2 onions, finely chopped
1 cup potato water
powdered bay leaf
fresh dill, several sprigs finely chopped
scallion greens, finely chopped
pepper and salt to taste

Cook potatoes in salted water. Save some cooking water. Mash cooked potatoes, add onions crushed with salt, mix well. Add pepper, bay leaf and 1 cup potato cooking water. Blend well.
This is traditionally served with hot potatoes as a late afternoon snack, in Dzškija, the south eastern region of Lithuania.

Here is another Lithuanian Recipe found on the internet;  I have a love of mushrooms which  comes from my mother;

MUSHROOM SAUCE 
Grybainis

1/2 l (2 cups) salted or fresh mushrooms
2 cups milk
1 onion, finely chopped
2 tablespoons vegetable oil
1 cooked potato
salt and pepper to taste

Cook salted or fresh mushrooms in milk. Saute onion in oil until golden brown. In a food processor, process cooked mushrooms and potato, add fried onion, process again. Add salt and pepper to taste.

GRATED POTATO CAKE  
Kugelis

1 k (2 lbs) potatoes, peeled
1 cup milk
2 eggs, beaten
2 onions, finely chopped
salt to taste
butter or oil for frying onion

Grate potatoes, remove some of the potato juice, tilt the bowl and spoon off the collected juice. Bring milk to a boil and pour over the grated potatoes. This is done to disperse potato starch through the grated potatoes. Fry onion and mix into potatoes, add eggs and salt and mix well. Pour the mixture into a medium depth, greased baking dish and bake in a preheated oven at 350F/180C, until the top is well browned.
Cut into squares and serve with bacon fried with onions and sour cream.

The Great Depression-Tales of Wildcat, PA

The sisters

My mother Jeannette in yard of home in Weston Place, PA.
My mother Jeannette in yard of home in Weston Place, PA.
My, my grandfather looks handsome in his suit with his brother -in -law
My, my grandfather looks handsome in his suit with his brother -in -law

During today’s celebration of my mother’s birthday, she talked about growing up during the Great Depression of the late 1920’s and 1930’s.   Wildcat  was the name of a village in Girardsville, Pa.  They lived in coal-mining towns.  The first place they lived was Lost Creek # 2, a coal mining village.  That makes me a coal-miners granddaughter. You may recall the  movie with Sissy Spacek ,  Coal Miners  Daughter.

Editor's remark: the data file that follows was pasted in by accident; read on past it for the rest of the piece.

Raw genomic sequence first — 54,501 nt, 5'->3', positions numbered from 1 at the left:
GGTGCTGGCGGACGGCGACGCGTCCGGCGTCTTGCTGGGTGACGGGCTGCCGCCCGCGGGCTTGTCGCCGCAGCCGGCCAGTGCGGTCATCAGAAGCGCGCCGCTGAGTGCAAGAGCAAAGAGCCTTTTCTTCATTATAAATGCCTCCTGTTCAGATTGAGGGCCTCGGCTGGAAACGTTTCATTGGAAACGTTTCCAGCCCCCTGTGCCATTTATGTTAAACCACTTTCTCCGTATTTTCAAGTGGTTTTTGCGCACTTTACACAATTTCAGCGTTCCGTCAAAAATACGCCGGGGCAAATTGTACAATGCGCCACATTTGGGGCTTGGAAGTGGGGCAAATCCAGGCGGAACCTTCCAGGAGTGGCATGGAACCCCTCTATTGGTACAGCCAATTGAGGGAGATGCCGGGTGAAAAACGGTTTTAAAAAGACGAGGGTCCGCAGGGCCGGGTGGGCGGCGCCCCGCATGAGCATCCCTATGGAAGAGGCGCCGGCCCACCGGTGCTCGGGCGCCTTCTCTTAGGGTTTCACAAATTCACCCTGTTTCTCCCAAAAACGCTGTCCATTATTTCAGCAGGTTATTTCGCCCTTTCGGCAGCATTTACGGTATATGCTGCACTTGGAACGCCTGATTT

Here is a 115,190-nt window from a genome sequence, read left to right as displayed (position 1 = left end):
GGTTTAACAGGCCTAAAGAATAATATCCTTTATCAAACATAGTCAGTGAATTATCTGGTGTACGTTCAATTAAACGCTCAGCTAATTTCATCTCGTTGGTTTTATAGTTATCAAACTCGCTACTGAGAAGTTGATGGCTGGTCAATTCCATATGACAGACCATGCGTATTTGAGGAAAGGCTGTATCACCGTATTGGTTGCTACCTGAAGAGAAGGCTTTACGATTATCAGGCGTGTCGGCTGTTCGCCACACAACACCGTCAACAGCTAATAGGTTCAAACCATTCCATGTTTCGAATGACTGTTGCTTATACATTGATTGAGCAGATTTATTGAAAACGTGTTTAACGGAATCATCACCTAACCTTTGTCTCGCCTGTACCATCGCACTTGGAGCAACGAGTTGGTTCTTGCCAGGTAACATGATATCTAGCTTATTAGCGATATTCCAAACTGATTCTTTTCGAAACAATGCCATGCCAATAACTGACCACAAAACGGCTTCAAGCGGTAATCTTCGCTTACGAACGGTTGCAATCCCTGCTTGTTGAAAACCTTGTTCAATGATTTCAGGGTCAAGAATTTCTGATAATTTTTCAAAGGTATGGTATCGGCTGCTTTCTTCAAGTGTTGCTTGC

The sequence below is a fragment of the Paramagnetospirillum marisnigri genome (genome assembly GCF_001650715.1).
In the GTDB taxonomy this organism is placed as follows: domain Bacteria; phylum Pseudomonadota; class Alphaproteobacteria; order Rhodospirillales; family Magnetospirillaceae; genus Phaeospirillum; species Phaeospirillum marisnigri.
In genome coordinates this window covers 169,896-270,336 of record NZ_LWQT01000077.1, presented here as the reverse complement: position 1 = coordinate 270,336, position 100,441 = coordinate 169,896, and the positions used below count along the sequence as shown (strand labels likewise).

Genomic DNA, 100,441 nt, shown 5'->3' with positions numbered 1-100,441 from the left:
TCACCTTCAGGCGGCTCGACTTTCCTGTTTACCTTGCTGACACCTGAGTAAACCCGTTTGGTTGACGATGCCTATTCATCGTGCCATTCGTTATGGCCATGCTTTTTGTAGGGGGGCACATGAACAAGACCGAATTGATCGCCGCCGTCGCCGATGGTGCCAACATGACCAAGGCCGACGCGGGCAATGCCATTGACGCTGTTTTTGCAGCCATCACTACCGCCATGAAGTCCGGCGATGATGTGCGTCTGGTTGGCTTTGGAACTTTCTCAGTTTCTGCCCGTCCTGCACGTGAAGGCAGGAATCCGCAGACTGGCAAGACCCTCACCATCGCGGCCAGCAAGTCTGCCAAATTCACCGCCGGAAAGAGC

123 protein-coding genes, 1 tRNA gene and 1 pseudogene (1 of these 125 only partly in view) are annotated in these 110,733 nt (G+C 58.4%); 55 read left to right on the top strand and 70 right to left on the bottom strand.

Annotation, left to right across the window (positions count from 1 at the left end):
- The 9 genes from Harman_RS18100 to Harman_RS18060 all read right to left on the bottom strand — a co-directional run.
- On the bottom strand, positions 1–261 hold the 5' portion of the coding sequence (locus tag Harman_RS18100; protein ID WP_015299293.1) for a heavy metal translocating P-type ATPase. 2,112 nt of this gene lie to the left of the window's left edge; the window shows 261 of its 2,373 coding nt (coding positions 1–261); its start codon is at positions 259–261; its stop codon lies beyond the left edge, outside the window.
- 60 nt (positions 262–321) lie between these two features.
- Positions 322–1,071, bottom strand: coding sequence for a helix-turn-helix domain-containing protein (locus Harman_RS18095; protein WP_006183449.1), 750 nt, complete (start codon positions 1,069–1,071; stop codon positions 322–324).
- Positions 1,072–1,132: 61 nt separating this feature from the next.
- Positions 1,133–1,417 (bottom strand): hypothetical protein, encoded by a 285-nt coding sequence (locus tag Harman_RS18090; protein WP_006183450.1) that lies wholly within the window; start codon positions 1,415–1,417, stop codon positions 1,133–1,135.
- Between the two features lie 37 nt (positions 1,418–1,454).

Wildcat,Girardsville, Weston Place and Lost Creek #2

They walked to school  It was far! She said,  they walked across a field and up a hill, possibly two miles or more.   No such thing as buses.   It snowed a lot.  The front door was level with the ground.  Once when my maternal grandfather opened the door,  he saw that the snow that had fallen overnight was  so high, that it was over my mother’s head, a child of 7 yrs old or so.

Growing up in the Great Depression, they didn’t have much.  They didn’t have boots to walk in the snow to school.  She said , they used tin cans.   The tin cans used for boots were the size to fit their feet;  they would stomp on th mash down to fit the foot shape.  I cannot imagine this.  Sounds like a snowshow of sorts. And by the way, sounds like school was not canceled for snow.

So by now, my dear readers , you must realize how much easier that we have it today.  If you need boots, you have an multitude of places in which to shop for boots.  My mother was not concerned with style such as the now Australian boots Uggs that many young women parade in during the winter months.

Her parents picked wild mushrooms in the forest and strung them on a string and  hung straight across in the kitchen to dry.  They also picked Huckleberries , blueberries and canned them.

When her parents were first married and she being the oldest recalls some of these details of the house.  In Lost Creek # 2, they lived in a “double” house with her maternal grandmother and grandfather from Lithuania.   My mom said that her grandmother  worked hard all of the time at home.   She made sauerkraut in large wooden barrel, it was kept in the basement. My mom said, ”  My mouth waters for a taste of that sauerkraut! ” She  baked bread, in the coal stove as well as” Koshi”, A potato mixture that was baked in a large oblong pan.  She remembers the nice crust on top of the “Coshi” (pronounce- co-she-). A dish called Kapoosta was cooked, made of pork and cabbage. ( recipe is in this blog: the link https://luvsclassics.wordpress.com/tag/lithuanian/   ).

My mother’s father, my grandfather emigrated from Italy as a child of six years old by ship with his mother  to Ellis Island in New York.   Being that he had a taste for Italian foods, “an Italian stomach”, my grandmother learned to cook that traditional Italian dish of Polenta.  It was served with tomato sauce.      She also cooked pasta for lunch on Sundays.  Once living in Weston Place in their own house, they would visit the gradmother each  Sunday  and have pasta again for supper.  Her Uncle Tommy also lived in the house before he was married.  His preference for the pasta was fresh made, so when  she recalls looking out the window and upon seeing his car, the pasta was put on to boil.

My great grandmother, called grammy also raised chickens, and one rooster.   Mom  can remember hearing the rooster make his call “cock -a-doodle-do” in the early morning hours.  Great grammy  had a back yard shed where her she   made her own whiskey.  She remembers  peeking in there and her grandmother saying to her to shoo away from there.   She served it to people.  This may have been during Prohibition or just lack of shops to buy liquor.

There were no grocery stores.  There was a train tracks that ran in the front of the house;  they would hop on ( it moved slow, she recalls ) and head to the town of Shenandoah.  There was limited groceries there.